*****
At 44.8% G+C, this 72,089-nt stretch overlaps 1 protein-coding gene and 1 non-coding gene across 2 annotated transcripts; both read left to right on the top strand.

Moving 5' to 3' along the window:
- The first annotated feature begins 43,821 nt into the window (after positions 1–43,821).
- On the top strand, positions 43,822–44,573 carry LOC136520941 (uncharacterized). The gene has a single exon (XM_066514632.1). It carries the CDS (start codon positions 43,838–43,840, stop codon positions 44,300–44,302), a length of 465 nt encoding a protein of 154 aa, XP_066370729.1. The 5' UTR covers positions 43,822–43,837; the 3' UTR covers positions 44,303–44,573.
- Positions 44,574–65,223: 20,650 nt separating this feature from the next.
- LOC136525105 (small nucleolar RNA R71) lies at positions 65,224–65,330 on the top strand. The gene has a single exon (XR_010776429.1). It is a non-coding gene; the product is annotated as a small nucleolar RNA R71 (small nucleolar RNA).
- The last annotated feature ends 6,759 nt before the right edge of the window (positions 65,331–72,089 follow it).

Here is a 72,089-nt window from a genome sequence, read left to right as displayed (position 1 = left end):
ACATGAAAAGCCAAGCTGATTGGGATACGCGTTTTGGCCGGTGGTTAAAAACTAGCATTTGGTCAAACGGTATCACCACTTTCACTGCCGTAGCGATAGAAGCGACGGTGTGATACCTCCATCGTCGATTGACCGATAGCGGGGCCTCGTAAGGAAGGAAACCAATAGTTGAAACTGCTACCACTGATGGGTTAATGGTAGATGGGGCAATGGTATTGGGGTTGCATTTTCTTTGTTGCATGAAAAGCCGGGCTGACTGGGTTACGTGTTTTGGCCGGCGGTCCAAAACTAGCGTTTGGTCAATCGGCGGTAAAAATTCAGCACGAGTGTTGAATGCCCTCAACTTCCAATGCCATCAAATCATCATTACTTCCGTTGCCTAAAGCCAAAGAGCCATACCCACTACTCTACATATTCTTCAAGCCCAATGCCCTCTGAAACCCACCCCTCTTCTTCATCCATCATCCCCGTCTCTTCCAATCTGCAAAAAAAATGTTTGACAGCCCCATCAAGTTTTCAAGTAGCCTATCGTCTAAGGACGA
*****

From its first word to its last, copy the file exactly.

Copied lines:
At 44.8% G+C, this 72,089-nt stretch overlaps 1 protein-coding gene and 1 non-coding gene across 2 annotated transcripts; both read left to right on the top strand.

Moving 5' to 3' along the window:
- The first annotated feature begins 43,821 nt into the window (after positions 1–43,821).
- On the top strand, positions 43,822–44,573 carry LOC136520941 (uncharacterized). The gene has a single exon (XM_066514632.1). It carries the CDS (start codon positions 43,838–43,840, stop codon positions 44,300–44,302), a length of 465 nt encoding a protein of 154 aa, XP_066370729.1. The 5' UTR covers positions 43,822–43,837; the 3' UTR covers positions 44,303–44,573.
- Positions 44,574–65,223: 20,650 nt separating this feature from the next.
- LOC136525105 (small nucleolar RNA R71) lies at positions 65,224–65,330 on the top strand. The gene has a single exon (XR_010776429.1). It is a non-coding gene; the product is annotated as a small nucleolar RNA R71 (small nucleolar RNA).
- The last annotated feature ends 6,759 nt before the right edge of the window (positions 65,331–72,089 follow it).

Here is a 72,089-nt window from a genome sequence, read left to right as displayed (position 1 = left end):
ACATGAAAAGCCAAGCTGATTGGGATACGCGTTTTGGCCGGTGGTTAAAAACTAGCATTTGGTCAAACGGTATCACCACTTTCACTGCCGTAGCGATAGAAGCGACGGTGTGATACCTCCATCGTCGATTGACCGATAGCGGGGCCTCGTAAGGAAGGAAACCAATAGTTGAAACTGCTACCACTGATGGGTTAATGGTAGATGGGGCAATGGTATTGGGGTTGCATTTTCTTTGTTGCATGAAAAGCCGGGCTGACTGGGTTACGTGTTTTGGCCGGCGGTCCAAAACTAGCGTTTGGTCAATCGGCGGTAAAAATTCAGCACGAGTGTTGAATGCCCTCAACTTCCAATGCCATCAAATCATCATTACTTCCGTTGCCTAAAGCCAAAGAGCCATACCCACTACTCTACATATTCTTCAAGCCCAATGCCCTCTGAAACCCACCCCTCTTCTTCATCCATCATCCCCGTCTCTTCCAATCTGCAAAAAAAATGTTTGACAGCCCCATCAAGTTTTCAAGTAGCCTATCGTCTAAGGACGA